Python database of plain text editable by notepad or vi

James Harris james.harris.1 at
Sat Mar 27 18:01:34 CET 2010

On 26 Mar, 14:58, Jon Clements <jon... at> wrote:
> On 26 Mar, 09:49, James Harris <james.harri... at> wrote:
> > I'm toying with some
> > ideas for a way to help generate source code (in various languages,
> > not just Python). If it goes ahead the text files would be mainly
> > marked-up code snippets - with or without symbols that need to be
> > replaced.
> > Rather than write one single monolithic app I thought to split it into
> > reusable components. One part being data access could perhaps be an
> > existing database (and I'll take a look at jkn's suggestion).
> > Think of the database as similar to an associative array stored on
> > disk. The only difference is I may want to play fast and loose with
> > the keys in some ways - e.g. check for partial key matches or return a
> > list of part-matched keys. The language name could be part of the key
> > but I'd also need to store variants for specific language versions.
> > I'm not sure yet how it will all pan out. As I say, just throwing
> > around some ideas.
> Thanks for the explanation.

No problem. Thanks for taking an interest!

> Who admins and, who's editing this data?

For the app I have in mind a programmer would admin and edit the

> I couldn't 100% guarantee that I could modify a text file and always
> put the right
> delimiter in the right place and remember to escape the relevant chars
> (and I'm
> probably not the 'average' user).

Apart from any markup each file would be just source code or, maybe,
individual fragments of source code so there would be few delimiters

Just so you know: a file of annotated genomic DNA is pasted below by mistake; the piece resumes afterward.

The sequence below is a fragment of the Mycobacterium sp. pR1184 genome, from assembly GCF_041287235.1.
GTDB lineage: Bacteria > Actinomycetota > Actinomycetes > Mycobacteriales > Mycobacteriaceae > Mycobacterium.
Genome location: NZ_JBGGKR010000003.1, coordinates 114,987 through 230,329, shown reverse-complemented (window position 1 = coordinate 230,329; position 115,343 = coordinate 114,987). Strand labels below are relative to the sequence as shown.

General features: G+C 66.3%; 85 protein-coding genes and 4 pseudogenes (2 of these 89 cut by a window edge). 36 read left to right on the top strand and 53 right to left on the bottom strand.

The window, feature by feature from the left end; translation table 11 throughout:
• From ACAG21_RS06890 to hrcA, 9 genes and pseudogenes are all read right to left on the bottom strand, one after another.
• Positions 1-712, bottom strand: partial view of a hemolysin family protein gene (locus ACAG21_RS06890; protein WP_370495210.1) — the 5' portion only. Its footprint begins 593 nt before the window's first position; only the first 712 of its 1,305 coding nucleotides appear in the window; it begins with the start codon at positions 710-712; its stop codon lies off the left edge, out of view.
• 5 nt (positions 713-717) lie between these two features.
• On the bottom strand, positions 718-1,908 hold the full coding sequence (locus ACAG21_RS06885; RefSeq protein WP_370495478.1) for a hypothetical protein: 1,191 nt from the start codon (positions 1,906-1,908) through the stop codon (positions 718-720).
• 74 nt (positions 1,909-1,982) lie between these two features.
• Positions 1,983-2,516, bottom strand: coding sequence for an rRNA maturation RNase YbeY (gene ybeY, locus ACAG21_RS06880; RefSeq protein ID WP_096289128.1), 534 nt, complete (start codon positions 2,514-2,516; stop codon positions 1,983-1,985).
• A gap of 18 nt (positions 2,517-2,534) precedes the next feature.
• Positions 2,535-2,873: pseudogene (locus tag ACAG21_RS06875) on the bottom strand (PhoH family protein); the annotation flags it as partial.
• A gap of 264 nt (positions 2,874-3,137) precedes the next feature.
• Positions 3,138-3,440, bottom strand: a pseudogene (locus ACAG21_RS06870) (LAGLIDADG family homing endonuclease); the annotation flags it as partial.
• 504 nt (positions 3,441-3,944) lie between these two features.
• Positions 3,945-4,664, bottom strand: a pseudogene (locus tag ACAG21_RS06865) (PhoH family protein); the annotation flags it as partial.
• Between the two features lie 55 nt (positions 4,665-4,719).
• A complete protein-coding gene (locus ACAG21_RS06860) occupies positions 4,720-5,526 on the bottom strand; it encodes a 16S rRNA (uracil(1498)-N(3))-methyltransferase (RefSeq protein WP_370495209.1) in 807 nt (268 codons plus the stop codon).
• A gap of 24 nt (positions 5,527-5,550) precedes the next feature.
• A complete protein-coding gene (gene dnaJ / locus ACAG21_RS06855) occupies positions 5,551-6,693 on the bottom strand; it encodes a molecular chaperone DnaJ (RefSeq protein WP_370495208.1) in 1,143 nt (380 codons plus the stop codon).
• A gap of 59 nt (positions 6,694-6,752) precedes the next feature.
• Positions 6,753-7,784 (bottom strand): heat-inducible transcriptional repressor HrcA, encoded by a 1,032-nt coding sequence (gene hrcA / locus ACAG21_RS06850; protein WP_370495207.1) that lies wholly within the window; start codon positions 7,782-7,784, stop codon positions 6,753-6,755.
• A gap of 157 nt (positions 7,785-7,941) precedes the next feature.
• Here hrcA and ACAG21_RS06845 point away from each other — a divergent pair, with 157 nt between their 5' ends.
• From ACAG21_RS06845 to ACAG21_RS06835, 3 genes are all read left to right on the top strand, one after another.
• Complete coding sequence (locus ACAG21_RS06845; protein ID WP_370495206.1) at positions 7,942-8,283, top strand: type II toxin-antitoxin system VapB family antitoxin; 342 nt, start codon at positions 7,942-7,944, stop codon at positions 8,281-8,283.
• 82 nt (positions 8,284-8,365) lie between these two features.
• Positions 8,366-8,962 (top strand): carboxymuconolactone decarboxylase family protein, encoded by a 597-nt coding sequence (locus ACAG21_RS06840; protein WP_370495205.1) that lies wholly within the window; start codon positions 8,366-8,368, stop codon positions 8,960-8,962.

to get right. And any that were wrong could be detected either by the
code writer or the compiler when used.

> Any opposition to just putting it in a 'proper' DB, then 'blobbing'
> the values?
> (or just integrate a procedure/script/function whatever your chosen
> RDBMS calls to choose it).
> Or in some systems, 'externally referencing'... loads of DB's have
> free front-ends,
> and there are lots of Python libraries.

I've thought of that. Like Ethan, though, I'd prefer simple text for
this. Databases, for good reasons, tend to obscure text. For one thing
it makes them more secure but it also makes them less transparent and
harder to examine and edit. For this app simple text files seem to be
the best option at the moment.

> I think perhaps, all I'm saying is, I'd choose a different approach.
> I'd provide a front-end, rather than choose to re-write the wheel over
> DB's.

Agreed. That was my reason for asking the question initially.

> Be nice to know how you get on, if you'd be so kind?

I don't know yet if it will be feasible but if I do eventually write
something I'll report back.


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